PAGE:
Masashi is someone who I did have a chance to witness in his prime and he was fearsome. I feel like there are many Japanese players who don't get the recognition of their American and European peers for equivalent or more impressive accomplishments because of the language barrier that keeps them from being firmly a part of the same community. Kenji managed to break through this by befriending American players during his time on the PT which seems like a big part of the reason people speak so highly of him and yet largely forget about Masashi. They have virtually identical numbers and if it weren't for skipping a Pro Tour in a season he was in contention for POY Masashi might have Kenji tied in that department too.
Huey is the best player on this list. I say that without a shred of embellishment or a modicum of doubt. I have seen all of the greats of the game play from Jon and Kai to Bob and Nassif to PV and LSV and Huey is absolutely on their level or higher. As far as pure talent for the game is concerned I don't know that anyone but Finkel exceeds him and even that is close. There aren't many people who I really think are better at Magic than I have ever been at my best but when it comes to raw technical play Huey is one of them.
On top of having an incredible ability to break down board states and sculpt games many turns in advance he was one of the best drafters in the world with both a GP and PT win in Team Rochester (considered by many to be the most skill testing form of Limited the game has ever seen). In his time on the PT he certainly rubbed some people the wrong way with his attitude but he is one of the best to ever play the game. If that's what the Hall of Fame is about he should be in it.
Patrick lives eats and breathes Magic. His resume as a player is not as impressive as most of the others on this list but four Top 8s is certainly enough to get him in the conversation. Where Patrick shines is in his contributions to the community. Not only has he been a regular columnist for this website for years but he wrote a book about the game along with more off the wall projects like a rap album and even an attempt at a Magic-themed reality show. Patrick is someone who not only truly cares about the success and growth of Magic as a game and as a community but is willing to take risks others might not to make that happen.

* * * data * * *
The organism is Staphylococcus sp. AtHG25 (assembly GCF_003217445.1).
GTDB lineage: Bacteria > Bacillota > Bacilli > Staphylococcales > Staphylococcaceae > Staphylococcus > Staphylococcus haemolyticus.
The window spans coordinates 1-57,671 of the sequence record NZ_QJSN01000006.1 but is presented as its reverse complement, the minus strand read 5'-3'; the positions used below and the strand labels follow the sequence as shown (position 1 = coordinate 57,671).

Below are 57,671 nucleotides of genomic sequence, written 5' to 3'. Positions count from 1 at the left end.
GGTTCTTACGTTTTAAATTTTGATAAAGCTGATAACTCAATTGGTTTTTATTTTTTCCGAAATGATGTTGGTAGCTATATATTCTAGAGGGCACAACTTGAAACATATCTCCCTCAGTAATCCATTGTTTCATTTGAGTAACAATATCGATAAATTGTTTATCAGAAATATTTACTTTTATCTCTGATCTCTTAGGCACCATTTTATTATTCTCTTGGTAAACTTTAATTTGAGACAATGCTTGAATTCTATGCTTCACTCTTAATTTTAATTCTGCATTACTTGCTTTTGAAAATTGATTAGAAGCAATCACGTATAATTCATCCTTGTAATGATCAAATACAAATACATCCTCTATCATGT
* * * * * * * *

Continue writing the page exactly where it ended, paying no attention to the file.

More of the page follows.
Nothing I can write here will hold a candle to Adrian Sullivan's well-written case for Justin that he posted on Facebook so I suggest you read that. I work with Justin on a daily basis—he is the original designer of Ascension and the founder of our company that produces it—and I know that he would love to be able to play on the Pro Tour again. I also think he deserves that chance. I have voted for him for the Hall of Fame many times in the past and I frankly think he should have made it in already. I know many modern players and potential voters aren't as familiar with him as they could be and I hope Adrian's article can help educate them. He's one of my teammates for the upcoming GP San Jose—and not just because he signs my paychecks! ;)
I mentioned the American/European bias when discussing Masashi and I think it similarly applies to Ikeda. It's remarkable that with four PT Top 8s and over 300 PT points Ikeda isn't even mentioned in the HoF conversation by most people. I am personally unlikely to vote for him but I think it's important to recognize his accomplishments and at least consider him rather than simply gloss over him as an unfamiliar name as it seems many do.
Shouta is nearing the 300 PT point mark himself and he's gotten there on the back of a half dozen Top 16 finishes—only a single of which was a Top 8. Unlike Ikeda I've heard a number of players campaigning for Shouta but I just don't see it. I understand that he's very good but one Top 8 just isn't the kind of resume I feel is worthy of the Hall of Fame. I know Neil Reeves is an amazing player but I don't feel like I can vote him in either; maybe I'm dating myself with that reference as I'm sure many of my readers have no idea who Neil is. Shouta is clearly an excellent player and if he keeps up his Constructed records over the next few years while actually winning a draft or two I have no doubt that he'll pick up a few Top 8s and I'll have no qualms about voting for him then.
As for the rest Eugene Harvey Mark Herberholz Paul Rietzl Ben Stark and Osyp Lebedowicz are all on the cusp but are just one big finish away from being able to make the jump on to serious consideration for my ballot. All of them are great guys along with great players so I'd love to vote for them but I just can't justify it over the competition. I know the Hall of Fame was motivation enough to get me back in the game—maybe it can be for some of them who have stepped away. Worked alright for me didn't it?
Anyway that's it for this week. I'm off to Atlanta this weekend to play some Legacy which will either be awesome or awful; it all depends on whether I'm the one playing Wasteland or getting Wastelanded. I can't wait to find out!
Until next time